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Robbie Dunne tight-lipped on BHA investigation into complaint by Bryony Frost

Robbie Dunne (sitting) at Plumpton on Wednesday: "Most jockeys work on the basis that what happens in the weighing room stays in the weighing room"
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Jockey Robbie Dunne has declined to offer further comment on his reported involvement in the ongoing BHA investigation into the treatment of his weighing-room colleague Bryony Frost. 

Since partnering Frodon to a historic win in the King George VI Chase on Boxing Day, Frost has spoken on several occasions of a negative reaction towards her from some inside the sport, but has declined to go into any detail due to the involvement of the BHA. 

On Wednesday, The Times reported Frost filed a formal complaint against Dunne after a handicap chase at Southwell in September in which his horse was fatally injured.

When contacted by the Racing Post, Dunne did not wish to elaborate on his words in The Times, which said: "Most jockeys work on the basis that what happens in the weighing room stays in the weighing room. It's under BHA investigation. Leave them to do their work."

The BHA would not comment on its investigation, which is believed to have been prompted by the incident on September 3. During the race, Frost's mount, Wisecracker, edged to the left at the fourth-last fence. Dunne's mount, Cillian's Well, was just behind on his inside and fell. 

Bryony Frost: "I'm not allowed to say much because it's in the hands of the BHA"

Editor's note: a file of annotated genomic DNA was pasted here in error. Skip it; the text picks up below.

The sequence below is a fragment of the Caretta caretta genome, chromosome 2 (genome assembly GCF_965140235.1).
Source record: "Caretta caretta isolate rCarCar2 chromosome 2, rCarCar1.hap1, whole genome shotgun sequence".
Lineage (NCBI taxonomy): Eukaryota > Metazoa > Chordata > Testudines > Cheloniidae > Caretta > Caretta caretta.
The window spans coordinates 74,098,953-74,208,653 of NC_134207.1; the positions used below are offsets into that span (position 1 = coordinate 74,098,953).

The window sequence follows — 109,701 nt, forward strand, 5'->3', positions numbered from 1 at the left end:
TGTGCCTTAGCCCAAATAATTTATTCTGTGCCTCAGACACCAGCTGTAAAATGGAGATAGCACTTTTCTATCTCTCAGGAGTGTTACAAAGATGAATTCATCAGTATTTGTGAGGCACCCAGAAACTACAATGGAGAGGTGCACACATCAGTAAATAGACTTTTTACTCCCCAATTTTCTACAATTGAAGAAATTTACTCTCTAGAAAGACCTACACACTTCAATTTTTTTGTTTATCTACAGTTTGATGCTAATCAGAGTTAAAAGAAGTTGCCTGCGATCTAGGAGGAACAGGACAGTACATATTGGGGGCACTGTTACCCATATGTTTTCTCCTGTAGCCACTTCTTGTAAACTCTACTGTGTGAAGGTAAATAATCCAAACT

Statements are said to have been taken by BHA investigators from eyewitnesses to a confrontation but Frost's concern is believed to extend beyond a single incident and following her 20-1 victory on Boxing Day she spoke of difficulties "from within the sport".

Speaking to the Racing Post on Sunday, Frost added: "At the minute it's really hard for me to talk about. I'm not allowed to say much because it's in the hands of the BHA.

"They have taken control of it and for the moment I can't say any more. In time I will talk about it because it concerns something that must be improved for our younger generation."

The Professional Jockeys Association issued a statement on Monday, which read: "The overwhelming priority of the PJA is to protect and support the health and wellbeing of all its members, whether on a one-to-one basis, through collective representation or working with other stakeholders in the sport.


Maddy Playle: Wedge and Frost comments show where racing must progress


"While it would not be appropriate to comment on specific individuals or issues at this time, supporting our members from a pastoral perspective and ensuring appropriate behaviours are responsibilities we take very seriously."

On Tuesday, Frost's father Jimmy, a trainer and former Grand National-winning jockey, told the Daily Telegraph that the prevailing attitude among male jockeys was outdated and forbidding. 

"I just think it's a tough world at the moment to go into and it shouldn't be," he said. "It should come into the 21st century, and we should look after each youngster. It's probably getting to the stage where I would struggle to recommend it to a youngster."


Read more:

Members' Club: BHA probes weighing-room treatment of star rider Bryony Frost

Members' Club: Colm O'Donoghue cleared after court hears accuser tried to 'ruin his career'

An enormous tragedy' – poignant winner for Maxwell after driver's Covid death


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The overwhelming priority of the PJA is to protect and support the health and wellbeing of all its members
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